As an "independent" nonprofit, VFF tried to downplay its ties to the Bush-Cheney and McCain-Palin campaignteams. It also had ties to the Donatelli Group, the conservative fundraisers who'd seeded Swift Boat Veterans for Truth in 2004. Arends and most of VFF's leadership have since moved on to lucrative or influential positions in the conservative establishment. "Everybody left VFF happy," he says.
There's many, many more ties in that article. Read the whole thing.
Personally, I think it's dumb to put an ad in front of people reminding them that President Obama made that call. I think it's even dumber to claim there are angry SEALs and not produce even one, just claim they know there are some.
As for funding, we don't know, because they don't have to disclose. But pick one of the top Swift Boat Veterans donors or your favorite Republican big money donor and figure it's one of them. That guess is as good as anyone's.
Arends should be very careful, because he basically said a little bit too much.
Joel Arends, VFSA's founder, chairman, and sole staffer, tells me he's proud of his organization's viral video, even if it's characterized as swift boating. "Yes, it's the swift boating of the president, in the sense of using what's perceived to be his greatest strength and making it his greatest weakness."
Here's the problem with that. VFSA is a 501(c)(4) organization, which means it's supposed to have a purpose that's for "social welfare". Yes, they are allowed to engage in political activities and ads, but those are supposed to be issue-oriented ads, as a general rule. Arends has basically admitted that this ad, and others he has planned, are intended to target the President politically, not educationally.
I'm not in a position to say one way or the other, but if I were the IRS, I'd be looking really hard at organizations like this which are intended to be major smear players on the general election landscape. I'd be asking why they're not required to disclose independent expenditures, and I'd also be asking whether Fox News gets to air this thing over and over again without having to declare the air time an in-kind political contribution.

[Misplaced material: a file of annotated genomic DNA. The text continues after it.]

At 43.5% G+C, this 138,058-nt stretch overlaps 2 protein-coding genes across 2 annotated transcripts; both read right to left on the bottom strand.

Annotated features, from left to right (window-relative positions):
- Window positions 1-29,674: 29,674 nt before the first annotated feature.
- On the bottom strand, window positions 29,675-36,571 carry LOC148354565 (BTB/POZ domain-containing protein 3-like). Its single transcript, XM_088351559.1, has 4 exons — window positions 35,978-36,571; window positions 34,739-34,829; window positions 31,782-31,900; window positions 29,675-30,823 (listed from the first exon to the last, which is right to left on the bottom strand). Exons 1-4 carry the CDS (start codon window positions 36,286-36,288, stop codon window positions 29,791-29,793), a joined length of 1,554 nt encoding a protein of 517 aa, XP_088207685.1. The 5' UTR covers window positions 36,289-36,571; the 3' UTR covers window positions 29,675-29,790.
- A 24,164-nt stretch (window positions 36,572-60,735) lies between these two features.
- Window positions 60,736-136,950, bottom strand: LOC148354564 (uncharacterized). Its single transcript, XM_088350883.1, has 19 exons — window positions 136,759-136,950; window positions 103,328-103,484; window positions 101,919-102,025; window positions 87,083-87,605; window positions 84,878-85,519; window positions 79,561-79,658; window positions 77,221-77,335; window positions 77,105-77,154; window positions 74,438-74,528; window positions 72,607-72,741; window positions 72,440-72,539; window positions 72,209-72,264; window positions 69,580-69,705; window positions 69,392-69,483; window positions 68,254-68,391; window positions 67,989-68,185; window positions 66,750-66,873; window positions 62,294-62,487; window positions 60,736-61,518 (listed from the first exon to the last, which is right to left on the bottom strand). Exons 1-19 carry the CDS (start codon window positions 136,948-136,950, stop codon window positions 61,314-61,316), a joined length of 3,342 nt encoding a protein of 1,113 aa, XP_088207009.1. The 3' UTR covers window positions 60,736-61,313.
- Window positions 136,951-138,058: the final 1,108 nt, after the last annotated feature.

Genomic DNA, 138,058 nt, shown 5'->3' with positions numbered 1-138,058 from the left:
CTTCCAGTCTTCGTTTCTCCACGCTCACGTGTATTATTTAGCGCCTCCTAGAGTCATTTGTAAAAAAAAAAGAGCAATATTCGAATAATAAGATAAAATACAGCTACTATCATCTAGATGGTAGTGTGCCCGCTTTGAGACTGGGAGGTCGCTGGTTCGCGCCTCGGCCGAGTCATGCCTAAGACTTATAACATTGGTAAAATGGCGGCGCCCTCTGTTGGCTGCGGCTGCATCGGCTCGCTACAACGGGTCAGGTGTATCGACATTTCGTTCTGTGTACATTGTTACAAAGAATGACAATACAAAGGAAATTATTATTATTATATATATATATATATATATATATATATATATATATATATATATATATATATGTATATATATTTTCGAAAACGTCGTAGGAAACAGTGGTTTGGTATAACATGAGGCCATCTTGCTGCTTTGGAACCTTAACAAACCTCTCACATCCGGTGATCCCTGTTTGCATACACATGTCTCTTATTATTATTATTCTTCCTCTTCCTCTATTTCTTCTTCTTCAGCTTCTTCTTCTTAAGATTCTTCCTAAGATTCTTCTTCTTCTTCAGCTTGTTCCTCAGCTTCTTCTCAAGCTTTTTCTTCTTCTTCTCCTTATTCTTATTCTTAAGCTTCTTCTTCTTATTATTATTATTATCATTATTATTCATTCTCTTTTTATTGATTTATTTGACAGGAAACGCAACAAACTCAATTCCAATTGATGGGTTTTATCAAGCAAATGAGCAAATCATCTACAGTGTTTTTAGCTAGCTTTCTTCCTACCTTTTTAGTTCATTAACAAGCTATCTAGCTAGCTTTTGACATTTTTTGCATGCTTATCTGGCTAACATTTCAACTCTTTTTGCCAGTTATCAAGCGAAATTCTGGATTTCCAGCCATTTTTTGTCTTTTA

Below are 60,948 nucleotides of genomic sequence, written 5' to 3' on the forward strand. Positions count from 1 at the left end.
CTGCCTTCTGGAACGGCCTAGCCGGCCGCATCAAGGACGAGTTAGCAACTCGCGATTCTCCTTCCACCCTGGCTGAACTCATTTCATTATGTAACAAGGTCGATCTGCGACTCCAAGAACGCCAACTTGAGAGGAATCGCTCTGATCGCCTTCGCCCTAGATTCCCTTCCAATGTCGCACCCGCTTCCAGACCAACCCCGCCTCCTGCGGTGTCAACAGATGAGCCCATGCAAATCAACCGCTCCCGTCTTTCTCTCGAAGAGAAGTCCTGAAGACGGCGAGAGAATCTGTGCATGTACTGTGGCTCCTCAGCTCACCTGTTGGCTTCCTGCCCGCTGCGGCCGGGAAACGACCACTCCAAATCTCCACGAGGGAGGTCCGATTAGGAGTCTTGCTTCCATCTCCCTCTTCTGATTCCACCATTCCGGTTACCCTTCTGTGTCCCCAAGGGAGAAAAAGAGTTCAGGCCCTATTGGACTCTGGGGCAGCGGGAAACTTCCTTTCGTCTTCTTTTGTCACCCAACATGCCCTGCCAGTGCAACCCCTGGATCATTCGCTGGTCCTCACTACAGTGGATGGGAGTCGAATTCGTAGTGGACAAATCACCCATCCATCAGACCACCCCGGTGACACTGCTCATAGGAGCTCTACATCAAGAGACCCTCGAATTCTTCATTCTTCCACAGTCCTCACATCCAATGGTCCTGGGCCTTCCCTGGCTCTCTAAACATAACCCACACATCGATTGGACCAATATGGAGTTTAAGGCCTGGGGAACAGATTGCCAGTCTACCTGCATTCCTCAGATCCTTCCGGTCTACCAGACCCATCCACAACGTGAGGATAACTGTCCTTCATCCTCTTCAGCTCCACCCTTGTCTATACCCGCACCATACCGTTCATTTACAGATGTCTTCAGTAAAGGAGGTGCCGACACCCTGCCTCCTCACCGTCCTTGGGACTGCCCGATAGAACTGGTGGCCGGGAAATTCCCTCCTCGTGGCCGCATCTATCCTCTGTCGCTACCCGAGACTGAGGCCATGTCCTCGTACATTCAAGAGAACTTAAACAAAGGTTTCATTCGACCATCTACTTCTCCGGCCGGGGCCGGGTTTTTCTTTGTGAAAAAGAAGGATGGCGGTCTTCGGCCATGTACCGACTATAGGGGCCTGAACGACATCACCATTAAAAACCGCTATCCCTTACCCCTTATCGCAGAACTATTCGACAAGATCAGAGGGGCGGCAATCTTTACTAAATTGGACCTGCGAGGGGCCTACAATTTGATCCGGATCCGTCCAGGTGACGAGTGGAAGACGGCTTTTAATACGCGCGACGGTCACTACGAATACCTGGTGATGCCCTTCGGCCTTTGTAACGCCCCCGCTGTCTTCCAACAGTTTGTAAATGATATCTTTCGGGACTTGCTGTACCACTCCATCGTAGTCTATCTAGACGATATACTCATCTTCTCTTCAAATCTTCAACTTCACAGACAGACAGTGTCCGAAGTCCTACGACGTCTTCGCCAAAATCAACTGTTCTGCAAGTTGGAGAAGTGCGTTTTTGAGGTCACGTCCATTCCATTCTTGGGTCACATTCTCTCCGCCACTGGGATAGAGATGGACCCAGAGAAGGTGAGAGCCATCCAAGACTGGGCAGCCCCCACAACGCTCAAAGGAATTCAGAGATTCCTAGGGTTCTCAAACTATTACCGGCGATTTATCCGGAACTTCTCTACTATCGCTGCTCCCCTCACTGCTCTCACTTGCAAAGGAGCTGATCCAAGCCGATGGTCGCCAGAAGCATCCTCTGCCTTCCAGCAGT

Yes, I know everyone will shake their head and point to Citizens United. But part of the discussion in the majority opinion was that allowing unlimited corporate contributions did not mean unlimited undisclosed contributions. If they want to go the swift boat route, they should be man enough to admit who is paying for it.
In the end, I don't see this ad really doing a lot of damage to the President anyway, which makes me smile when I think about how much money they're wasting on it. But it really galls me that they're using the subterfuge of "social welfare" organizations to play their cowardly, dirty little games.
I guess truth in advertising went the way of the Fairness Doctrine. Here is a shining example of just how far people can go in their advertising without consequence. Via PRWatch.org:
In the ad, the voice over intones: "They told us the sky would fall. And Wisconsin would end as we know it. But the sky's still there. And Wisconsin is stronger than ever. Thanks to our budget reforms." A charming family waves at the camera, but the family is not from Wausau, Waukesha or even Wisconsin. As MSNBC's Rachel Maddow first pointed out, they are "Family on a Bridge" I-stock photo number 10268583.
The problem with the ad is that virtually none of it is true.
The ad touts the fact that local governments and school districts now have more "flexibility" to balance their budgets. Interestingly, the website cites a February 2011 article quoting Dan Thompson, executive director of the League of Wisconsin Municipalities, discussing Walker's limits on collective bargaining. "It will give us flexibility, yes," he said. But AFP/MacIver omits the rest of his sentence. Thompson also says "It goes far beyond what we asked for. We were not expecting to abolish the collective bargaining process altogether." The title of the article cited by AFP? "Local Leaders from Throughout the State ask GOP to Not End Collective Bargaining."
It is true that localities can extract massive savings from their workers, going far beyond the pension and health care contributions that Walker promoted. This may explain the $1.5 million surplus in Kaukauna and the $25 million "saved" in Milwaukee. But Milwaukee was also honest about the cost of Walker's measures -- the school district lost 1,661 teachers, aids and administrators, according to the school district survey.
Go read the whole PR Watch article for specifics about how they stretched the truth.